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NPR

The 'Illegal Procedure' Of Paying College Athletes

For years, former sports agent Josh Luchs provided money and other benefits to college athletes, in clear violation of NCAA and NFL Players Association rules. He comes clean in a new memoir, Illegal Procedure.
NPR

Rachel Maddow: The Fresh Air Interview

The popular MSNBC host talks about her start in broadcasting, her life and her new book Drift: The Unmooring of American Military Power, in which she argues that America's national defense has become disconnected from public oversight.
NPR

'Mysterious Benedict': Solve A Puzzle, Save The World

Puzzle-solving genius kids form a pint-size crime-fighting Mod Squad in this month's Backseat Book Club pick. Trenton Lee Stewart, author of The Mysterious Benedict Society, takes questions from young readers about the book's twists, turns and creative conundrums.
NPR

A Doctor's Quest To Offer The 'Best Care' At Life's End

While nearly everyone hopes to die peacefully at home, 30 percent of Americans die in nursing homes and more than half in hospitals. In his book The Best Care Possible, Dr. Ira Byock argues that the way most Americans die is a national disgrace that will get much worse as baby boomers age.
NPR

Real Influences Behind Fictional Hot Time Swingers

The novel Half-Blood Blues explores the plight of black musicians living in Germany on the cusp of World War II. Guest host Jacki Lyden takes listeners on a musical journey through some of the sounds that might have been heard in the fictional clubs of Esi Edugyen's award-winning novel.
NPR

Jazz, Race Collide With War In 1930s Europe

The novel Half Blood Blues explores an often overlooked slice of history: black jazz musicians in Germany on the eve of World War II. The book moves from 1992 to 1939, from Baltimore to Berlin to Paris. It's told by an elderly black jazz musician and his friend who survived the war. Guest host Jacki Lyden speaks with author Esi Edugyan.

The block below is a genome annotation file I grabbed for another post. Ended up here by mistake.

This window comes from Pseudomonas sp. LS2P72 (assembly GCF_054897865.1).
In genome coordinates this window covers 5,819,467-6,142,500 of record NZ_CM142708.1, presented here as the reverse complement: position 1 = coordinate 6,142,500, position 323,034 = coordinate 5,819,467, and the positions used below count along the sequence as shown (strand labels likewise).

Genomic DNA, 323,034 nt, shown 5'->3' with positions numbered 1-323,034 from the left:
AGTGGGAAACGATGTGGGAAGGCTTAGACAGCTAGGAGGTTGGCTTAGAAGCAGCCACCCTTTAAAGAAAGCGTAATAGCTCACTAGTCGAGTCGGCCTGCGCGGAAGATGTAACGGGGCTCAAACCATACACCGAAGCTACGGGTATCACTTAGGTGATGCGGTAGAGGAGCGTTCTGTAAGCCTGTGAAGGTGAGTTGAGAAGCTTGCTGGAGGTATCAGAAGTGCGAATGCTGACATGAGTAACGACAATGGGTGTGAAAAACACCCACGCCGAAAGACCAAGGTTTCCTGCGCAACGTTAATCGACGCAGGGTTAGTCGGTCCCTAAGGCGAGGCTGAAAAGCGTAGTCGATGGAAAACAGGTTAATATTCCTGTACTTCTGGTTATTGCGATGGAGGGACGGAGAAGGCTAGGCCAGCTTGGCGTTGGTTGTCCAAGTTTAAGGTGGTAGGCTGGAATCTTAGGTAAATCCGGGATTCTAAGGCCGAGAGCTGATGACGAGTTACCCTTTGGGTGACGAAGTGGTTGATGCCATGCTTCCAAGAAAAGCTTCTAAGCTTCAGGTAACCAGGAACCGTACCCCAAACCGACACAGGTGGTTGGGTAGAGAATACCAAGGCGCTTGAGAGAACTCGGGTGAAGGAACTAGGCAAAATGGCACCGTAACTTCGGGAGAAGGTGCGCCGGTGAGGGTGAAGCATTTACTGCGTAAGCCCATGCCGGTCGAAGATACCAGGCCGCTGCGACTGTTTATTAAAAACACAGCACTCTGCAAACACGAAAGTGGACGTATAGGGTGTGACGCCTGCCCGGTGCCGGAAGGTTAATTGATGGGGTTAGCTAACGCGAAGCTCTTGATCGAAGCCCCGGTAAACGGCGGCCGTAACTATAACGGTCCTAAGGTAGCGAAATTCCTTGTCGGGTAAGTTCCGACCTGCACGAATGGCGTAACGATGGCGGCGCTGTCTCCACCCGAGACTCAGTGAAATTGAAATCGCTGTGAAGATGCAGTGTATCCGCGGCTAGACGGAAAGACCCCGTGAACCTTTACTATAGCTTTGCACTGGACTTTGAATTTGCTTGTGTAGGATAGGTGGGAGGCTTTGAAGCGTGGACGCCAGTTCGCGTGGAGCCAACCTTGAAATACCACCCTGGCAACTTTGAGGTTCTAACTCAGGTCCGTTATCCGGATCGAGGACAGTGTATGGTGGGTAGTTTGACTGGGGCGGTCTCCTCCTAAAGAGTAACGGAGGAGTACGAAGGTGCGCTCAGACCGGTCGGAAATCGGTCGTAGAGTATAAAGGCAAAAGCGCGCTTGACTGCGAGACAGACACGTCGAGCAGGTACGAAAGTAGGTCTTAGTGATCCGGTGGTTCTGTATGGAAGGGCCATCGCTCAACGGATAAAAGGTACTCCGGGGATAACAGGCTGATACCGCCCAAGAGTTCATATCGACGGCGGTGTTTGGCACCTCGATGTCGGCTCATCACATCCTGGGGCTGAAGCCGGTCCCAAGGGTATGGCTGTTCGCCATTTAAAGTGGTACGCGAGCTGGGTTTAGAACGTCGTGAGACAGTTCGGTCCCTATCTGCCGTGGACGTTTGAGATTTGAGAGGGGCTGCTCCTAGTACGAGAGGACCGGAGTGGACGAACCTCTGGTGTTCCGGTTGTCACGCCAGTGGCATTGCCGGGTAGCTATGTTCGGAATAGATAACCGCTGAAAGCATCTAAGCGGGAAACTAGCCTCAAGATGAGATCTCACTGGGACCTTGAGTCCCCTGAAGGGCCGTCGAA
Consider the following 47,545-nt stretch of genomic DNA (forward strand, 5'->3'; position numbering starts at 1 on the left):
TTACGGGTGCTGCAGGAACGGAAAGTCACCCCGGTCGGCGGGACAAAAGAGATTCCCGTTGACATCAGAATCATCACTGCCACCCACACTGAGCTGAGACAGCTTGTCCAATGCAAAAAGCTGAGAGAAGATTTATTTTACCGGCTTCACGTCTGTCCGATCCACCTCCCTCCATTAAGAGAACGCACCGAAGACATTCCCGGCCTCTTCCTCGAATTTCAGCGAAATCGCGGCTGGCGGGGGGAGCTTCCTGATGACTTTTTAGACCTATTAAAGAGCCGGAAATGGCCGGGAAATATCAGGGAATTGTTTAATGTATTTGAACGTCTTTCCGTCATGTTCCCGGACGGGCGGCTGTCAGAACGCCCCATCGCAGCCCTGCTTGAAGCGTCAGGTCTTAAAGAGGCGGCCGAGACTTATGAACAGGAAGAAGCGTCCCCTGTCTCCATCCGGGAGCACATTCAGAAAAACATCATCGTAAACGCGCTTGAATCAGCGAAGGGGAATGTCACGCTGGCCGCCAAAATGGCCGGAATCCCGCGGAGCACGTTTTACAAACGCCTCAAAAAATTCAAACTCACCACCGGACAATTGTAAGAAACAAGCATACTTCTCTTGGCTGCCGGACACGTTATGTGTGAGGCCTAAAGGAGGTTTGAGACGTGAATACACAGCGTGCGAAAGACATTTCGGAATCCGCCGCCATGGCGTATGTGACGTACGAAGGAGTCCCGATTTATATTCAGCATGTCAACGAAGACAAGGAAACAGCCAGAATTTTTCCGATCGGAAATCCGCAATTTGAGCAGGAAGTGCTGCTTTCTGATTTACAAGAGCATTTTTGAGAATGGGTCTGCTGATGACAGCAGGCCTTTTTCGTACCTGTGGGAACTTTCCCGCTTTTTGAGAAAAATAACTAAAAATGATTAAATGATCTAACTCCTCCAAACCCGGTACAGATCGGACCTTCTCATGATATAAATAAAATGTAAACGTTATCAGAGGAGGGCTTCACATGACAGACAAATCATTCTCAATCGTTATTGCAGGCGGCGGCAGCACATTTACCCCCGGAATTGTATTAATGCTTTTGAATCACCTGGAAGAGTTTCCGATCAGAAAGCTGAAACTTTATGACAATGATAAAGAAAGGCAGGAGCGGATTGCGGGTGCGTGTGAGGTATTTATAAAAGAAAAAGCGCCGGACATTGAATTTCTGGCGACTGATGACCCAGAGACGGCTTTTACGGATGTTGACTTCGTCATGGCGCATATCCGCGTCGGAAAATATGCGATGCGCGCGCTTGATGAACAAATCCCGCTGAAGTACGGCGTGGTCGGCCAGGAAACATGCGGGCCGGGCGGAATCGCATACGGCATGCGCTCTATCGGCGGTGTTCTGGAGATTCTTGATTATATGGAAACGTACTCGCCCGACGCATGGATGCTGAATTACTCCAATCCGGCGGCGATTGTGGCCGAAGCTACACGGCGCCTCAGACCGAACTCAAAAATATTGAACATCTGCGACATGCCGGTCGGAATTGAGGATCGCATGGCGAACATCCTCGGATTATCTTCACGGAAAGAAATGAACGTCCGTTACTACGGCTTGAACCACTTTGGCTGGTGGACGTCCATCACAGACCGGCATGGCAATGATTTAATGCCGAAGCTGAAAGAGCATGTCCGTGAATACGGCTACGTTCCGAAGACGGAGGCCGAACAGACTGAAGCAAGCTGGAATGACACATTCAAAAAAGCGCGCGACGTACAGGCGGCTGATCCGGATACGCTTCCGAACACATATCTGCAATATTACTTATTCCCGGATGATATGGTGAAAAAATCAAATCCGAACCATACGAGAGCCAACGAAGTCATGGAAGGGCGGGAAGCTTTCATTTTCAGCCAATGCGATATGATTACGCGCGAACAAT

NPR

Teddy Roosevelt's 'Doomed' War On New York Vice

When Teddy Roosevelt became a New York police commissioner in 1895, he vowed to clean up the city's endemic vice and corruption. It didn't exactly work out. New Yorkers liked the idea of standing up to corrupt cops, but they rebelled when Roosevelt tried to enforce a ban on Sunday drinking.
NPR

A Book Gets New Life After Movie's Buzz

Lionel Shriver's The New Republic is an earlier novel that was rejected by publishers. It's getting a warmer reception after a much-buzzed-about movie was made of her book, We Need To Talk About Kevin. Guest host Susan Stamberg speaks with the author.
NPR

Lost Play Found: The 'Exorcism' Of Eugene O'Neill

Exorcism -- an early Eugene O'Neill play about suicide, divorce and alcoholism — was thought to be lost for good. But a manuscript recently turned up in an estate sale, and a revival has been staged. But is it ethical to stage a play O'Neill himself wanted to be forgotten?
NPR

Secrets And Lies Overseas In 'The Expats'

Author Chris Pavone's new thriller follows a former CIA assassin who tries to put her past behind her and make a new life with her husband in Luxembourg. Needless to say, things don't go as planned.

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